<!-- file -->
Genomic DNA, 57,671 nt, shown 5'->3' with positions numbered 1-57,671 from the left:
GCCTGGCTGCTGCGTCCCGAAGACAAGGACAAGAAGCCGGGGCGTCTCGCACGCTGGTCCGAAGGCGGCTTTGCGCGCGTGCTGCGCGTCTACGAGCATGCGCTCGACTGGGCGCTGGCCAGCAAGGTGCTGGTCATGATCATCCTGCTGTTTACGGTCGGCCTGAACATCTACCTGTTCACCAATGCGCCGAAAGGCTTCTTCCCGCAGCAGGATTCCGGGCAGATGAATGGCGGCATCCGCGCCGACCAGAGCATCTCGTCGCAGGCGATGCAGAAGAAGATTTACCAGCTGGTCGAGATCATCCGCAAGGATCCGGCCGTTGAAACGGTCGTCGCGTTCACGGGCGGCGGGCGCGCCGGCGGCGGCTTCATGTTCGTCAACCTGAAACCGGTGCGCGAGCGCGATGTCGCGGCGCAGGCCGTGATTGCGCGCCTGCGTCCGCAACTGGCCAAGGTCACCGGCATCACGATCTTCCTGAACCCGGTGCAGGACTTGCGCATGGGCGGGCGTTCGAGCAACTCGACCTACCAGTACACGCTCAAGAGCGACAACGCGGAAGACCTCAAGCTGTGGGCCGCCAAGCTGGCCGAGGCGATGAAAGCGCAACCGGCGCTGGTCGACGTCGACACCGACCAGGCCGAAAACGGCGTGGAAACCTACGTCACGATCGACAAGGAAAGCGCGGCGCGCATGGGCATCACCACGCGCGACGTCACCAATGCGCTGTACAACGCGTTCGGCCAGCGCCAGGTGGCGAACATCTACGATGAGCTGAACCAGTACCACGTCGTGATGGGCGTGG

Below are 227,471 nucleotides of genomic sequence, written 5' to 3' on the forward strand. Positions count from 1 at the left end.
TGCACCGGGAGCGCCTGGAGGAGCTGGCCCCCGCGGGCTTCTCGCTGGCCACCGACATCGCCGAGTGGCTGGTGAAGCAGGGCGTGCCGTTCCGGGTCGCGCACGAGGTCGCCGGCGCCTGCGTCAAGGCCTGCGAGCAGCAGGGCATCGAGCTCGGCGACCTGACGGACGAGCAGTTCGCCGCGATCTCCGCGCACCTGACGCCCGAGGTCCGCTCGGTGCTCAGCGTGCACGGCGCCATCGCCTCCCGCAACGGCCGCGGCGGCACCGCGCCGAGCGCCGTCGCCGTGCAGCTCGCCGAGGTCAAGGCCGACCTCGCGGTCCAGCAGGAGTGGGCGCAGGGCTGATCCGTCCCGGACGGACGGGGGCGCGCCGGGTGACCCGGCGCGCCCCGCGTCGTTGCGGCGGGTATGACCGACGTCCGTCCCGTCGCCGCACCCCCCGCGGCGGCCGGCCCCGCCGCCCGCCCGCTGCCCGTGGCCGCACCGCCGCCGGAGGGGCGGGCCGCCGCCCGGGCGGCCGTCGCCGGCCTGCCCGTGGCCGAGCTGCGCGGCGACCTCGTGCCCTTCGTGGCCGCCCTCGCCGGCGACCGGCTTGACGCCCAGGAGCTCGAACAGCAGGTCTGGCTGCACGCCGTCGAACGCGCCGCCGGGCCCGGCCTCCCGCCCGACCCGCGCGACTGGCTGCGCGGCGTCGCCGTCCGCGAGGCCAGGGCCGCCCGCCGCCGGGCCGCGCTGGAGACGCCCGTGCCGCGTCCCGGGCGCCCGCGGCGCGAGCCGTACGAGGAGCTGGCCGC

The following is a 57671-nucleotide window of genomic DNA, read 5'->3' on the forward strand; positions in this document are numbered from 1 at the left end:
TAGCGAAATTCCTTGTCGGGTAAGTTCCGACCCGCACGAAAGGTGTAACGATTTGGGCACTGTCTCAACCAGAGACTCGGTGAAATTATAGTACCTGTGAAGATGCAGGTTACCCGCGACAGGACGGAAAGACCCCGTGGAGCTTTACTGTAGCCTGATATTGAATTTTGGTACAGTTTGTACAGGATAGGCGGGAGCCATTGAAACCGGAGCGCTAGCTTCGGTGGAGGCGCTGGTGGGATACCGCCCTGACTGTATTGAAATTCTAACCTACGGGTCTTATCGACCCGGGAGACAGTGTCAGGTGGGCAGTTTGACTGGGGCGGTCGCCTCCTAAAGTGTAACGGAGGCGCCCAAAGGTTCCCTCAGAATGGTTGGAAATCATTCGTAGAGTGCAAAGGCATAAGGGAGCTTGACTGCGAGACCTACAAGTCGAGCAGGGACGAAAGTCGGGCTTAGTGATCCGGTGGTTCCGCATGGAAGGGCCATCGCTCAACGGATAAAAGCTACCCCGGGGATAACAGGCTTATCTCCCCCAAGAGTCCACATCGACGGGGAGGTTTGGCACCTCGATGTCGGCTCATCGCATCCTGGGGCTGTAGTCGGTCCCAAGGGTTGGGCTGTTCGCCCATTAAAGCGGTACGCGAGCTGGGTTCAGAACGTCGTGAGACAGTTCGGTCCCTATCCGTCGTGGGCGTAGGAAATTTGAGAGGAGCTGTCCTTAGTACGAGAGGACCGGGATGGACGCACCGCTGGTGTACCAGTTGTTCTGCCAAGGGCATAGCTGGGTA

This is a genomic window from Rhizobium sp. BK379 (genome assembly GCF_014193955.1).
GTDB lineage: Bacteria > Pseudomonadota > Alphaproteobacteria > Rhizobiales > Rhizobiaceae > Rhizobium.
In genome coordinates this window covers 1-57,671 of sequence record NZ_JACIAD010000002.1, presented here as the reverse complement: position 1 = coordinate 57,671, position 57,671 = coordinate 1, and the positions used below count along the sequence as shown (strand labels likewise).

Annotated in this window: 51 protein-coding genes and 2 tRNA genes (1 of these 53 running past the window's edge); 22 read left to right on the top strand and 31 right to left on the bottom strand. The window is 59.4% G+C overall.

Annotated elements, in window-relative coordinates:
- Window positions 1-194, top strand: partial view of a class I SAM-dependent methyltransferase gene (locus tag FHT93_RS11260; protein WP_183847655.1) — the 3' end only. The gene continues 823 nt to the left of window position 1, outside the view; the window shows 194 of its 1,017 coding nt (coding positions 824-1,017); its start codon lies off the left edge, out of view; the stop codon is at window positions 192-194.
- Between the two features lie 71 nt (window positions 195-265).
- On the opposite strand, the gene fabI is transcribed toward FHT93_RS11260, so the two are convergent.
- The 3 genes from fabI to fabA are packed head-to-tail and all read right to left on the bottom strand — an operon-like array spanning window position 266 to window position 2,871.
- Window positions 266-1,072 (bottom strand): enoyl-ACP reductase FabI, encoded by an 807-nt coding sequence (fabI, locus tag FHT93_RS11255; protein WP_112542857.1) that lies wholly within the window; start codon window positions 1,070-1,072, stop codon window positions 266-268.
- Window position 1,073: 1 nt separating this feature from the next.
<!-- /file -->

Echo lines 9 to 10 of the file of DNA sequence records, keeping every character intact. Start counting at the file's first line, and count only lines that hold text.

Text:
In genome coordinates this window covers 1-57,671 of sequence record NZ_JACIAD010000002.1, presented here as the reverse complement: position 1 = coordinate 57,671, position 57,671 = coordinate 1, and the positions used below count along the sequence as shown (strand labels likewise).

Annotated in this window: 51 protein-coding genes and 2 tRNA genes (1 of these 53 running past the window's edge); 22 read left to right on the top strand and 31 right to left on the bottom strand. The window is 59.4% G+C overall.